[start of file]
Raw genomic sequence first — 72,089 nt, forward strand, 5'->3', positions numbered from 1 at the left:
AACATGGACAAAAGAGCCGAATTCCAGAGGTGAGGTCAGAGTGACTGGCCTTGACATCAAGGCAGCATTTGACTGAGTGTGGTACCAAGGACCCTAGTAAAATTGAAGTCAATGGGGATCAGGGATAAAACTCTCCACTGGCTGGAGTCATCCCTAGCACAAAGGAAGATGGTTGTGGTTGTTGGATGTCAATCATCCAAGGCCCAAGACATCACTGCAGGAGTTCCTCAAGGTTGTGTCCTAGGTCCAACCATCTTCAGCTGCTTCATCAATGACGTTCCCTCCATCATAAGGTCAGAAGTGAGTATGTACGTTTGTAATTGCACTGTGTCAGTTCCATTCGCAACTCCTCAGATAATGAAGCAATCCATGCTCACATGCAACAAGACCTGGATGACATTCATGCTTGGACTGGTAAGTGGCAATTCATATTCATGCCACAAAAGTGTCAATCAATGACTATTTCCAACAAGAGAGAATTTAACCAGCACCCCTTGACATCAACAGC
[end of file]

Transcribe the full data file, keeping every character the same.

Raw genomic sequence first — 72,089 nt, forward strand, 5'->3', positions numbered from 1 at the left:
AACATGGACAAAAGAGCCGAATTCCAGAGGTGAGGTCAGAGTGACTGGCCTTGACATCAAGGCAGCATTTGACTGAGTGTGGTACCAAGGACCCTAGTAAAATTGAAGTCAATGGGGATCAGGGATAAAACTCTCCACTGGCTGGAGTCATCCCTAGCACAAAGGAAGATGGTTGTGGTTGTTGGATGTCAATCATCCAAGGCCCAAGACATCACTGCAGGAGTTCCTCAAGGTTGTGTCCTAGGTCCAACCATCTTCAGCTGCTTCATCAATGACGTTCCCTCCATCATAAGGTCAGAAGTGAGTATGTACGTTTGTAATTGCACTGTGTCAGTTCCATTCGCAACTCCTCAGATAATGAAGCAATCCATGCTCACATGCAACAAGACCTGGATGACATTCATGCTTGGACTGGTAAGTGGCAATTCATATTCATGCCACAAAAGTGTCAATCAATGACTATTTCCAACAAGAGAGAATTTAACCAGCACCCCTTGACATCAACAGC